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How to think like Shakespeare : lessons from a renaissance education / Scott Newstok.

Available copies

  • 0 of 1 copy available at ASLAN - Network. (Show)
  • 0 of 1 copy available at Asbury University.

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0 current holds with 1 total copy.

Location Call Number / Copy Notes Barcode Shelving Location Status Due Date
Kinlaw Library 370.11 N49h 2020 1150914092 STACKS-AU In process -

Record details

  • OCLC: on1125978071
  • ISBN: 9780691177083 hardcover
  • ISBN: 0691177082 hardcover
  • Physical Description: xv, 185 pages : illustrations (black and white) ; 23 cm
  • Published: Princeton, New Jersey :Princeton University Press,[2020]
  • Publisher: Princeton University Press, [2020]

Content descriptions

Bibliography: Includes bibliographical references and index.
Contents: Of thinking -- Of ends -- Of craft -- Of fit -- Of place -- Of attention -- Of technology -- Of imitation -- Of exercise -- Of conversation -- Of stock -- Of constraint -- Of making -- Of freedom.
Summary: "This book offers a short, spirited defense of rhetoric and the liberal arts as catalysts for precision, invention, and empathy in today's world. The author, a professor of Shakespeare studies at a liberal arts college and a parent of school-age children, argues that high-stakes testing and a culture of assessment have altered how and what students are taught, as courses across the arts, humanities, and sciences increasingly are set aside to make room for joyless, mechanical reading and math instruction. Students have been robbed of a complete education, their imaginations stunted by this myopic focus on bare literacy and numeracy. Education is about thinking, Newstok argues, rather than the mastery of a set of rigidly defined skills, and the seemingly rigid pedagogy of the English Renaissance produced some of the most compelling and influential examples of liberated thinking. Each of the fourteen chapters explores an essential element of Shakespeare's world and work, aligns it with the ideas of other thinkers and writers in modern times, and suggests opportunities for further reading. Chapters on craft, technology, attention, freedom, and related topics combine past and present ideas about education to build a case for the value of the past, the pleasure of thinking, and the limitations of modern educational practices and prejudices"-- Provided by publisher.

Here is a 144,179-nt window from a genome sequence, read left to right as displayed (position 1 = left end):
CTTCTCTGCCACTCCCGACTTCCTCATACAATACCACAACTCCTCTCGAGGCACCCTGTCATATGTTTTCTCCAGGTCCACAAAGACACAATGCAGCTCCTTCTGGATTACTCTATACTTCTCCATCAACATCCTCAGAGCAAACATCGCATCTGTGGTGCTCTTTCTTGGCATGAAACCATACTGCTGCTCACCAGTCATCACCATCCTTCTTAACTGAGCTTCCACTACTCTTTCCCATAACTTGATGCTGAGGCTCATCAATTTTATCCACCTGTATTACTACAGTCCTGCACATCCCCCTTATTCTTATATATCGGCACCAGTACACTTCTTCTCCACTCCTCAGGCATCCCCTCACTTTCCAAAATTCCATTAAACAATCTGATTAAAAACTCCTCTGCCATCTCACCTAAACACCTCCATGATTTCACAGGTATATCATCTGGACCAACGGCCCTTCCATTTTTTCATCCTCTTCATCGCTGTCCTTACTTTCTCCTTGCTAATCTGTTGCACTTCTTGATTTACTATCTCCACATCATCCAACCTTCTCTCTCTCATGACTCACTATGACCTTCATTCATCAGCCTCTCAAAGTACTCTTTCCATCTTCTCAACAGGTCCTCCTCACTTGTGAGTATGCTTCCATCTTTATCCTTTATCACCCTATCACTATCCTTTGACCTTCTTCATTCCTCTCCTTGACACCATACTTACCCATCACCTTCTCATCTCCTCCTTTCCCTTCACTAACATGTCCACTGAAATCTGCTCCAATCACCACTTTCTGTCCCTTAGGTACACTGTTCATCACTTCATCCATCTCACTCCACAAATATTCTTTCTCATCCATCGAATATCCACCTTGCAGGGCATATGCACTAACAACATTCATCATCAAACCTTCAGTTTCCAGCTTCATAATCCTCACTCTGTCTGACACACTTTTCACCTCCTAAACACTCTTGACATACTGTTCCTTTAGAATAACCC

Subject: Thought and thinking > Study and teaching.
Shakespeare, William, 1564-1616.
Rhetoric, Renaissance.
Shakespeare, William, 1564-1616.
Rhetoric, Renaissance.
Thought and thinking > Study and teaching.

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